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Media Advisory 09-031 - Audio
Anthony Remijan discusses how the first constituents for life could be found in outer space.

Anthony Remijan discusses how the first constituents for life could be found in outer space.
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Anthony Remijan, an assistant scientist with the National Radio Astronomy Observatory, discusses how the first constituents for life could be found in outer space.

Credit: Audio by Kevin Norris/National Science Foundation; image by Dave Finley, NRAO/AUI/NSF

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Audio Transcript:

BOBBIE MIXON: The first person to propose a truly plausible idea for the start of life on Earth was Charles Darwin. In a letter to his friend and botanist, Joseph Hooker, Darwin wrote, "It is often said that all the conditions for the first production of a living organism are present which could ever have been present." But a group of scientists, astrochemists, like the National Radio Astronomy Observatory's Dr. Anthony Remijan, are compiling evidence that suggest all the necessary conditions may not have been present on Earth. Instead, they may have been present in outer space. Dr. Remijan, welcome.

DR. ANTHONY REMIJAN: Thank you for having me. Appreciate it.

BOBBIE MIXON: Why do you think Earth wasn't a suitable environment for life's first molecules?

DR. ANTHONY REMIJAN: Right now, we know that Earth is very good at supporting life but when Earth was first forming and you had to synthesize prebiotic organic molecules, the molecules that build up our--what goes into RNA, which, you know, are a bunch of proteins and amino acids, the constituents of the early Earth's atmosphere did not have the necessary reactons in order to form these large prebiotic molecules. What we're finding is that more and more evidence is suggesting that the early Earth had a very oxidizing atmosphere, which precludes the formation of large organic molecules and what you need is a highly reducing atmosphere, which is very rich in hydrogen molecules and hydrogen atoms in order to drive the chemistry necessary to form large prebiotic molecules.

BOBBIE MIXON: Are you saying it's unlikely that the amino acids needed to produce RNA and DNA could've formed right here on Mother Earth?

DR. ANTHONY REMIJAN: That's one thing that we are suggesting, that the conditions on the early Earth were not conducive to this type of chemistry but it was possible that the chemistry could've been transported to the early Earth by comets, meteorites, asteroids that have the chemistry bottled up from the interstellar medium, from interstellar space that brought this chemistry to early planets like the early Earth.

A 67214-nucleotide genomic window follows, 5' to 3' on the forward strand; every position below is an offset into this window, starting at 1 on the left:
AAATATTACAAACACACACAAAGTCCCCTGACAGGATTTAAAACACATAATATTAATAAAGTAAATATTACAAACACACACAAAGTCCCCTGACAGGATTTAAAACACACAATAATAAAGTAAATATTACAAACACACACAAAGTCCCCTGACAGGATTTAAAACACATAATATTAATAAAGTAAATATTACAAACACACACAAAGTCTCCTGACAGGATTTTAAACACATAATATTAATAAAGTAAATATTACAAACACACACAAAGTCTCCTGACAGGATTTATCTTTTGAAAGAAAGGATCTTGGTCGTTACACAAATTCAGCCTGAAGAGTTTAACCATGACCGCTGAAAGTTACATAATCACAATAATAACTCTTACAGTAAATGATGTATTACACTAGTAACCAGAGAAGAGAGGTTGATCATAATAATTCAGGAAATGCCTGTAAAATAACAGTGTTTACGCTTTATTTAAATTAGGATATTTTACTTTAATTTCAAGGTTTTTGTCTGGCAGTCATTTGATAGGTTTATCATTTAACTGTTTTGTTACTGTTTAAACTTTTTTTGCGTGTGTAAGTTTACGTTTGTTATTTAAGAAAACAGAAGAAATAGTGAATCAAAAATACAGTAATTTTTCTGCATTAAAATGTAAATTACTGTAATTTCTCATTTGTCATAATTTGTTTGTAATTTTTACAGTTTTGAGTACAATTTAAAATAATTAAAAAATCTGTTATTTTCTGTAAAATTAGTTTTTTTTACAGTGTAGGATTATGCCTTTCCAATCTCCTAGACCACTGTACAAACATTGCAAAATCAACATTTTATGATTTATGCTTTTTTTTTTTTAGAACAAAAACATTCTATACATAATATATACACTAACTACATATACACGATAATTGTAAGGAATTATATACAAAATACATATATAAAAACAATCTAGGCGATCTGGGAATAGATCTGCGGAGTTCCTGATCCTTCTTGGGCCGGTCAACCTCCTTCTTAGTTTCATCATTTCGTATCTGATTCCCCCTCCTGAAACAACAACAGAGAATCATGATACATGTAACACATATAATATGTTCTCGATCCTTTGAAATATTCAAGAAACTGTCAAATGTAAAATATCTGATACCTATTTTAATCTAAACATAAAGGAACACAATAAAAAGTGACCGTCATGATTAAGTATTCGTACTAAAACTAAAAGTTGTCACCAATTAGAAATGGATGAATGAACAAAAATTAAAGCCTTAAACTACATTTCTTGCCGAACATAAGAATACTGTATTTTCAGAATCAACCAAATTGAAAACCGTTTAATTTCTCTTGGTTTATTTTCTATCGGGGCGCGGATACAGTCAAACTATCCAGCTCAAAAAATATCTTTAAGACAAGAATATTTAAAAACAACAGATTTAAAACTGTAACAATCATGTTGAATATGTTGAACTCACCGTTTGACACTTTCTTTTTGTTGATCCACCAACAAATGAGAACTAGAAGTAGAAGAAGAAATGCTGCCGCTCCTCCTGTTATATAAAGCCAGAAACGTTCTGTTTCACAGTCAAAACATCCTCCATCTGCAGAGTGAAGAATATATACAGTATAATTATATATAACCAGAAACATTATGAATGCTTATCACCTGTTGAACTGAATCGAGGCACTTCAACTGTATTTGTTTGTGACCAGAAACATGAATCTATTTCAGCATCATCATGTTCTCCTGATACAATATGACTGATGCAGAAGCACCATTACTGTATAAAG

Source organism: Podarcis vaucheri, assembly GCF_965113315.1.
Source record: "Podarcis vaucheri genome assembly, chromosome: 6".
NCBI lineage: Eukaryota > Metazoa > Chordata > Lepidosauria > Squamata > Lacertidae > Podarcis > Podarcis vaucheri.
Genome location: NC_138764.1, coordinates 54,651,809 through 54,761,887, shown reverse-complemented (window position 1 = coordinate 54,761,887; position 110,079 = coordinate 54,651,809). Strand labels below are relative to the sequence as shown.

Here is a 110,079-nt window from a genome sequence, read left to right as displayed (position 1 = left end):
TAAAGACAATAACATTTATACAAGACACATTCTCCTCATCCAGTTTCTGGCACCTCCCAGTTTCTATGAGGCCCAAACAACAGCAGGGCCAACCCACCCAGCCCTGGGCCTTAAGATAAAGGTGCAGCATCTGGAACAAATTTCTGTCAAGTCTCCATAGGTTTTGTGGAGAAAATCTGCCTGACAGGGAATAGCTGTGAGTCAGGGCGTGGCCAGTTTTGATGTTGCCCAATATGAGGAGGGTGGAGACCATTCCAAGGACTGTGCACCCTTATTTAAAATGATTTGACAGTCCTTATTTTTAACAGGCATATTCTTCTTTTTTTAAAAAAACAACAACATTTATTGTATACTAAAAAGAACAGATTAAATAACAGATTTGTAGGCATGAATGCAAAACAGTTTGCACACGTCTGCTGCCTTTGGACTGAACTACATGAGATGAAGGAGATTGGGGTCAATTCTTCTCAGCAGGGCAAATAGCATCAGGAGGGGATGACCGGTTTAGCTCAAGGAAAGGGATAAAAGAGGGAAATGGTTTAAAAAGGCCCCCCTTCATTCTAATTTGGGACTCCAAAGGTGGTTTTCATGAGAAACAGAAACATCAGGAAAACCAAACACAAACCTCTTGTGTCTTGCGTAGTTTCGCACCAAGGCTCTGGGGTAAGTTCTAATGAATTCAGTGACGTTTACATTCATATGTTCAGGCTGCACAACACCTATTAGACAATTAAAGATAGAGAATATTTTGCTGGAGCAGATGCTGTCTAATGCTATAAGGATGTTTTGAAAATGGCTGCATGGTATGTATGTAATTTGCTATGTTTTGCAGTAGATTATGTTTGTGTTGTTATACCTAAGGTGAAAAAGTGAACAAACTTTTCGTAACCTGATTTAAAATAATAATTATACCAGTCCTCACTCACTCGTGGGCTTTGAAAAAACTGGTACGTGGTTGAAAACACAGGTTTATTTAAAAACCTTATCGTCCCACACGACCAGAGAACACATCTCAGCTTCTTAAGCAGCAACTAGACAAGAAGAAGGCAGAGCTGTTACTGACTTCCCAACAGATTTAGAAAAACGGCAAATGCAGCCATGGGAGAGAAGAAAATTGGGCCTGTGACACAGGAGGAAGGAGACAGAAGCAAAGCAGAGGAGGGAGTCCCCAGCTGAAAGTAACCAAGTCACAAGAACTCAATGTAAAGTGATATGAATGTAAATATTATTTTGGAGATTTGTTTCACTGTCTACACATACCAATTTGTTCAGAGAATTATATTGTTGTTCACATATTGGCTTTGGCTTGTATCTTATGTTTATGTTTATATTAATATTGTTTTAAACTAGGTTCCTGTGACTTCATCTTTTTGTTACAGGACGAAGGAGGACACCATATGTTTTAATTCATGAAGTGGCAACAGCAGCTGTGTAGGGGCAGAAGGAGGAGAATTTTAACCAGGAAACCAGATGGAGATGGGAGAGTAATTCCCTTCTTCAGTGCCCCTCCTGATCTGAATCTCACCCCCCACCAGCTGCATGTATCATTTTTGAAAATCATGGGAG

BOBBIE MIXON: You make the point that the large molecules found in outer space are very simple compared to RNA and very simple compared to the amino acids needed for RNA. What are the chances that the necessary precursors to RNA could be found somewhere in our solar system, or beyond?

DR. ANTHONY REMIJAN: Well, it is possible that these molecules already exist out in space but they're just below our detection limit. No matter what we do as scientists, we can only build an instrument so sensitive before we reach either the observational limit of where we're observing at, either we're observing on the Earth or if we go out into outer space, we eventually reach a physical limit to our technology, it may be then the next 50, 100 years our technology has advanced to a point where we could detect these molecules floating around in space but as of right now, we just can't see them because they currently lie below our detection limit.

BOBBIE MIXON: But you also say we now know there's a chemistry in outer space producing molecules from vinegar to antifreeze. Vinegar to antifreeze?

DR. ANTHONY REMIJAN: That's exactly correct. So, molecules that are ... you could go into your common household, you know, cabinets and pick them out. Vinegar, you know, acetic acid. We've detected acetic acid now in many different sources throughout the galaxy. It's a relatively simple molecule but it is out there and it's formed in space in relatively high abundance. The same thing with ethylene glycol, which is what's found in antifreeze. You go out in your garage, you won't be able to drive to work if you didn't have antifreeze in your car but interstellar antifreeze was detected relatively easily and we have ... and there's a lot of it floating around in space.

BOBBIE MIXON: Darwin gave the world evolution through the process of natural selection. Do you think there's a preferred natural selection that leads to the formation of larger molecules, such as amino acids, in outer space?

DR. ANTHONY REMIJAN: Well, I think there is definitely a preferred formation pathway to molecules out in space, and we don't fully understand its chemistry yet because our limit ... we have a limited sample of where these molecules are found in space and in what condition these molecules are found in space. It's only a matter of time as we take more and more data with the new telescopes coming online, for example, the expanded very large ray in New Mexico or the Atacama large-millimeter ray in Chile. When we have these telescopes online and we can do large surveys in a lot of different environments for these large molecules, we could get a better understanding of the chemistry that went into the formation of these molecules.

BOBBIE MIXON: That's Dr. Anthony Remijan with the National Radio Astronomy Observatory in Charlottesville, Virginia. Thanks for joining us.

DR. ANTHONY REMIJAN: Thank you very much.

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